A new PropertyCasualty360 opinion piece by MDgo CEO Itay Bengad argues that OEM auto insurance threatens traditional carriers operating solo but also poses a brand and financial risk to insurers who partner with automakers.
Bengad notes that automakers “can sell a large portion of premiums due to their frontal engagement with the customer in a market that sells nearly 20 million private vehicles per year.” This echoes an observation made by Former Tesla insurance head Alex Tsetsenekos during Reuters Events’ Auto Insurance USA 2020.
Tsetsenekos estimated two major insurers currently were spending $1 billion each to lure customers. But Tesla spent $0 on marketing to sell customers its insurance, he said. People who like Teslas concluded, “‘I’ll try the insurance,’” he said, calling it a “natural connectivity.”
One of his slides last year also observed that only 65 percent of a customer’s premium actually went towards paying the true loss cost — i.e., doctor and collision repairer bills. Insurers spent 15 percent on loss adjustment costs and administrative costs and another 15 percent on marketing costs and commissions to agents. The insurer was left with a 5 percent margin to invest, save, pay other bills, or return to consumers in the form of lower premiums.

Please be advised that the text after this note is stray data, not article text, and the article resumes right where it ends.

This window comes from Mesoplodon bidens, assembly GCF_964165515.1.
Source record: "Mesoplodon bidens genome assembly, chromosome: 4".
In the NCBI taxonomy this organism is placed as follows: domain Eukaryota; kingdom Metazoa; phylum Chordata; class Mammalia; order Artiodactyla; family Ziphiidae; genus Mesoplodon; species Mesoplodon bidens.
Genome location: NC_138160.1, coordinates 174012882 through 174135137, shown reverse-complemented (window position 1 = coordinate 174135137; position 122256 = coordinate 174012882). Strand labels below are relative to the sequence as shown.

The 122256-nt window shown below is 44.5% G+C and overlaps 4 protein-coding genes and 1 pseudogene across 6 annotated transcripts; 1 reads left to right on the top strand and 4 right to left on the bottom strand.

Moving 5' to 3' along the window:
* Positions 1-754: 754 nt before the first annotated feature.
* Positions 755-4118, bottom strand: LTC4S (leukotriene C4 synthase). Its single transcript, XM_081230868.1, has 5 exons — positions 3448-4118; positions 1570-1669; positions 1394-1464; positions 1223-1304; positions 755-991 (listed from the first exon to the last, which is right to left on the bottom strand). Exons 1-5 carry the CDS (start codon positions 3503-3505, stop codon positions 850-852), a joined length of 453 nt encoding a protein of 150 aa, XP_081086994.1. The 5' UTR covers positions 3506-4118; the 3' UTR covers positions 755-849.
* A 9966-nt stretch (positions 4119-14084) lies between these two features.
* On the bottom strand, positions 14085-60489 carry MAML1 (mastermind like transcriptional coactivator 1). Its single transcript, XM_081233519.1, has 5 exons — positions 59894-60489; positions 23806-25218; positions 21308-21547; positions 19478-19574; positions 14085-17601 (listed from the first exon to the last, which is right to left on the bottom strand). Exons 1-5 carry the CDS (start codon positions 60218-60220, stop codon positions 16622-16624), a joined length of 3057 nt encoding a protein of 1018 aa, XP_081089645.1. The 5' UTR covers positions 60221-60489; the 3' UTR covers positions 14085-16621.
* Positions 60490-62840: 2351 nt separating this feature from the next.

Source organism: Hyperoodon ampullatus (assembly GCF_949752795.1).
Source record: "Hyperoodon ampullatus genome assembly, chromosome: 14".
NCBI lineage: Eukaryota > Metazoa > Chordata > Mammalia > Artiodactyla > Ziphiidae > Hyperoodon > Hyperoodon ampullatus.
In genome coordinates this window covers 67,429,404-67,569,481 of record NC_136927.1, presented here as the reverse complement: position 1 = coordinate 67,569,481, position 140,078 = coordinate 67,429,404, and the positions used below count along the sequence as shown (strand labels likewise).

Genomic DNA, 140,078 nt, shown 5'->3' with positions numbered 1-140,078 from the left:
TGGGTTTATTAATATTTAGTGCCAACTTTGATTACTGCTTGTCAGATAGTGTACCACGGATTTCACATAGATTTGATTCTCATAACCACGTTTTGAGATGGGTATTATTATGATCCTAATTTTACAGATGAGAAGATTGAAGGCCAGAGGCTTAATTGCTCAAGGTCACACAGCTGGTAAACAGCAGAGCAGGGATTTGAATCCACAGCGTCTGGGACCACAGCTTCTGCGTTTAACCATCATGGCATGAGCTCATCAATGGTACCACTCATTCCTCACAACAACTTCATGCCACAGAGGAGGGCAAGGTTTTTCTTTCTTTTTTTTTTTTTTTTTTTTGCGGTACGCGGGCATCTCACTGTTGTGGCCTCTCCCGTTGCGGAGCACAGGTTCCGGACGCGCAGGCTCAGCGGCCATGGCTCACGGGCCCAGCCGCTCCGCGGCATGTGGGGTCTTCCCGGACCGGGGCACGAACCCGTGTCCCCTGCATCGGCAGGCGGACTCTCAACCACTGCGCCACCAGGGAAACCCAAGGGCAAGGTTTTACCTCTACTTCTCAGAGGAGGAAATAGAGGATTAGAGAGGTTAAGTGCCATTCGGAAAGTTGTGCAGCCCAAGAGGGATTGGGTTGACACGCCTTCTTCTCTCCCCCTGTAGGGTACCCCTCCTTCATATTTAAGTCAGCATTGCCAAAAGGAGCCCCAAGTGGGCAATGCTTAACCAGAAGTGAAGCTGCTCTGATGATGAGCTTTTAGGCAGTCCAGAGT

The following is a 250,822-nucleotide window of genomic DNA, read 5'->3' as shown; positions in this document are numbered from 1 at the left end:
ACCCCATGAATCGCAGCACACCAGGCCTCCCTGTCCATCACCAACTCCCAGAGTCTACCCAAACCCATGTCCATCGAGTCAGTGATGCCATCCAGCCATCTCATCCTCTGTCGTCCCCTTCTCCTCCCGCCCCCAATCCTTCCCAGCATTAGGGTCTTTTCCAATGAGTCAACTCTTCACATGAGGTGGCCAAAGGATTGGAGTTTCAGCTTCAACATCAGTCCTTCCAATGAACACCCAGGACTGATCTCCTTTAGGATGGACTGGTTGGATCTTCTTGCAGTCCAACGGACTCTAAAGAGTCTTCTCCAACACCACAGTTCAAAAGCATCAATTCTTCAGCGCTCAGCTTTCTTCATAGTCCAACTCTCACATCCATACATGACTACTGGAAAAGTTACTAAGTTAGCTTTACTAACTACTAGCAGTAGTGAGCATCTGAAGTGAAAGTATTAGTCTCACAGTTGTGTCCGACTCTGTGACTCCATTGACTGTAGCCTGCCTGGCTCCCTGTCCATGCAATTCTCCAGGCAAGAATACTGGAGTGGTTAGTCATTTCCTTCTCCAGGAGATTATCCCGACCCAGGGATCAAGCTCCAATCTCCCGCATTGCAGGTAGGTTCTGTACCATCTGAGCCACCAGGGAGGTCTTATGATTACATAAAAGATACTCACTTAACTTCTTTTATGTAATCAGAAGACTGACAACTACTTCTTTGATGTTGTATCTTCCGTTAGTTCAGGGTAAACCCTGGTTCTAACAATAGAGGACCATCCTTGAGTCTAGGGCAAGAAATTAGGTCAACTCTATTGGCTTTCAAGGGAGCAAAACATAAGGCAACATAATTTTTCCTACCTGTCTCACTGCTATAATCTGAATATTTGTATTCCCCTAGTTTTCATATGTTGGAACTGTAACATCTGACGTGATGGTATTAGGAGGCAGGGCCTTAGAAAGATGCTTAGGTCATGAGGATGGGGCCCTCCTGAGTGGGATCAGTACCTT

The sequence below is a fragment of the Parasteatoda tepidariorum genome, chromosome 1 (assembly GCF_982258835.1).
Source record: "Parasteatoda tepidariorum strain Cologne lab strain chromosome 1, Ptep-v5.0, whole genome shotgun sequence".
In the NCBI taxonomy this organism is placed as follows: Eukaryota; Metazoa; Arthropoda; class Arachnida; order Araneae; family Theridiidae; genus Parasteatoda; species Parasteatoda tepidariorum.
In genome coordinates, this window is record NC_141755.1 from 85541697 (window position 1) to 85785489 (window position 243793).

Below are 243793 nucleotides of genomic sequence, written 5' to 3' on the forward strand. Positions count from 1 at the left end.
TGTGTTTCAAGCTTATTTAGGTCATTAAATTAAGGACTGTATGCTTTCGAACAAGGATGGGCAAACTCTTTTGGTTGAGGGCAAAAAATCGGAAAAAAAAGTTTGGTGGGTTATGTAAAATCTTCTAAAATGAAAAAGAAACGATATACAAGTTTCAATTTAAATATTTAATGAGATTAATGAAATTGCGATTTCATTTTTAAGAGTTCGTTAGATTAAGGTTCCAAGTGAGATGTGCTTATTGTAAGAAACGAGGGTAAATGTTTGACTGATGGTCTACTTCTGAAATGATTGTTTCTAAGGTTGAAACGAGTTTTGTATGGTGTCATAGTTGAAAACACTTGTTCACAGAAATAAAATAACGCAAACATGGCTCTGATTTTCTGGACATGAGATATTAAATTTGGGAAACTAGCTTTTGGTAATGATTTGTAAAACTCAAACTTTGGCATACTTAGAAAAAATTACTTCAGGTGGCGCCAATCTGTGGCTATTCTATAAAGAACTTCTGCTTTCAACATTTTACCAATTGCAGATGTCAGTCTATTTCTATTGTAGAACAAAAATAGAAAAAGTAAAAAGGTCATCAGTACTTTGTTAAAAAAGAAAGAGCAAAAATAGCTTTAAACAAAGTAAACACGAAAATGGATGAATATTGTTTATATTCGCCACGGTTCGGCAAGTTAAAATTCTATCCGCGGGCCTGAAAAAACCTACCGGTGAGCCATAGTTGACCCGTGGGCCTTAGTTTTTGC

Start leveraging telematics, increasing vehicle automation, customer self-service, and direct-to-consumer marketing, and an insurer’s margins could rise to 35 percent or higher, the presentation argued.
“On the one hand, OEMs can exceed expectations regarding certain aspects of the auto insurance customer experience, such as underwriting, with a ‘pay as you drive’ model, and accident detection and management, gaining access to real-time alerts and treatment, to create a seamless customer experience,” Bengad wrote.
His company sells accident detection and evaluation technology and works with both OEMs and insurers.
Bengad warned that insurers who decide to partner with OEMs on such services “will likely have to pick up the tab and bear the financial burden of the policies while losing the frontline relationship with their customers as these will be owned and managed by the OEMs.” These insurers also could be reduced to mere “white label” subcontractors “by removing themselves from direct interactions with customers and potentially canceling out the impact of their brand.”